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Re: [std-proposals] !override

From: Paul Fee <paul.f.fee_at_[hidden]>
Date: Thu, 10 Nov 2022 22:12:57 +0000
Exploring "= delete" a bit further, I see it's usable with free functions,
not just member functions. Hence this method of checking for dead code,
taking into account overload sets, is usable in more contexts than I
initially considered.

Thanks again,

On Tue, Nov 8, 2022 at 10:39 PM Paul Fee <paul.f.fee_at_[hidden]> wrote:

> On Tue, Nov 8, 2022 at 12:47 AM Arthur O'Dwyer <arthur.j.odwyer_at_[hidden]>
> wrote:
>> On Mon, Nov 7, 2022 at 5:57 PM Paul Fee <paul.f.fee_at_[hidden]> wrote:
>>> Thanks to all for your replies.
>>> My only need for this is during refactoring. You've collectively given
>>> me enough options to address my issue without additions to C++, so we
>>> needn't go further.
>>> [...]
>>> My suggestion derived from my current use of "final". I often place it
>>> on a class (despite core-guidelines C.139) to prove that there are no
>>> derived classes. I'm then free to remove redundant use of virtual, which
>>> may for example allow the virtual destructor to evaporate, allowing
>>> application of the rule-of-zero.
>> Yes, absolutely. IMO, rule C.139 doesn't have much rationale behind it.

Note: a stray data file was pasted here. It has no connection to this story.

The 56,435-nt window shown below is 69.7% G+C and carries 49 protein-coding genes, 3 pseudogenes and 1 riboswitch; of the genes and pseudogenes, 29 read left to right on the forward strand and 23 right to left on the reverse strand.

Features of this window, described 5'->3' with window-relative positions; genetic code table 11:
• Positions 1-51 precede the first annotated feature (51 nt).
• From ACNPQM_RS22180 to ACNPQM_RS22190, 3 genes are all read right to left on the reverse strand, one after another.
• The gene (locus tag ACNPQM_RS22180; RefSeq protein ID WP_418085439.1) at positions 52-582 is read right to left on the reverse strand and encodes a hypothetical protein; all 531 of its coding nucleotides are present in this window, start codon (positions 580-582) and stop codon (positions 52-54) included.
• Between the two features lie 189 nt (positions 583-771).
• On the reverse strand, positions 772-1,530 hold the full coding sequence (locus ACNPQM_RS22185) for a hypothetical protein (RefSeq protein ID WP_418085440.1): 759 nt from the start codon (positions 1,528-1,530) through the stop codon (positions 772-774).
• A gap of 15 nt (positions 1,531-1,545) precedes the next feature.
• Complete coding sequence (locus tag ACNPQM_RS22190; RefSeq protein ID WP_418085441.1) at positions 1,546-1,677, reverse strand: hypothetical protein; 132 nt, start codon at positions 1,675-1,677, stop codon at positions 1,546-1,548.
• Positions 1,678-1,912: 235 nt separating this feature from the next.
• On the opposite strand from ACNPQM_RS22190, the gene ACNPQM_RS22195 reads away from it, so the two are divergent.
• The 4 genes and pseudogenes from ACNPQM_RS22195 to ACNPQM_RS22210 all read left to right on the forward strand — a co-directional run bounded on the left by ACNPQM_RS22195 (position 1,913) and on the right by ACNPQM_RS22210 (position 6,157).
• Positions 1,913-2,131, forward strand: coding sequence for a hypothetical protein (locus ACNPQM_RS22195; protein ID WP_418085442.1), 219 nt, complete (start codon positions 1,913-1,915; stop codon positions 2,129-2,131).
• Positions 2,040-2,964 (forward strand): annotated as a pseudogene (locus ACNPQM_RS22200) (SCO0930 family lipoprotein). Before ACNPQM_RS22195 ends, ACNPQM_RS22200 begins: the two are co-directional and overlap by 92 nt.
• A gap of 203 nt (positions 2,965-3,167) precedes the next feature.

>> In *large* codebases (like, industry-size, not hobby-project-size), I
>> think it's quite useful to mark leaf classes as `final` (this helps ensure
>> your coworkers never introduce "grandchild classes" without *really*
>> thinking about it) and even to mark some non-OOP classes as `final` if
>> they're named or used in ways that make them easily confusable with OOP
>> classes (here `final` means "Don't worry, this isn't a base class").
>> Another refactor is to mark copy constructors "= delete", to prove
>>> they're never used. This allows a redundant user-declared implementation
>>> to be removed without fear of impacting behaviour.
>> Yep. Speaking of refactoring and overload sets, I've found `=delete`
>> quite useful for ordinary (if bad-coding-style'd) overload sets too.
>> Suppose we have
>> (simplified from
>> https://quuxplusone.github.io/blog/2020/10/11/overloading-considered-harmful/
>> )
>> void subscribe(Actor*, int, bool = false); // #1
>> void subscribe(Actor*, bool = false); // #2
>> We suspect that overload #1 is unused. We comment it out, and the
>> codebase still compiles, so we think it's safe to remove. But by removing
>> it we introduced a bug! Somewhere further down in the codebase, we have a
>> call-site like this:
>> subscribe(p, 42);
>> This used to call #1 as the best match; but with #1 eliminated, it will
>> happily call #2 instead.
>> The "right" way to test whether #1 is unused is not to comment it out,
>> but to mark it `=delete`. This makes all its callers ill-formed *without*
>> changing the overload resolution, so we can be sure we're seeing all the
>> call-sites (where we hope that the set of all call-sites is empty).
>> HTH,
>> Arthur
> Thanks, that's a great tip. I'll be using "= delete" even more now whilst
> refactoring.

Received on 2022-11-10 22:13:09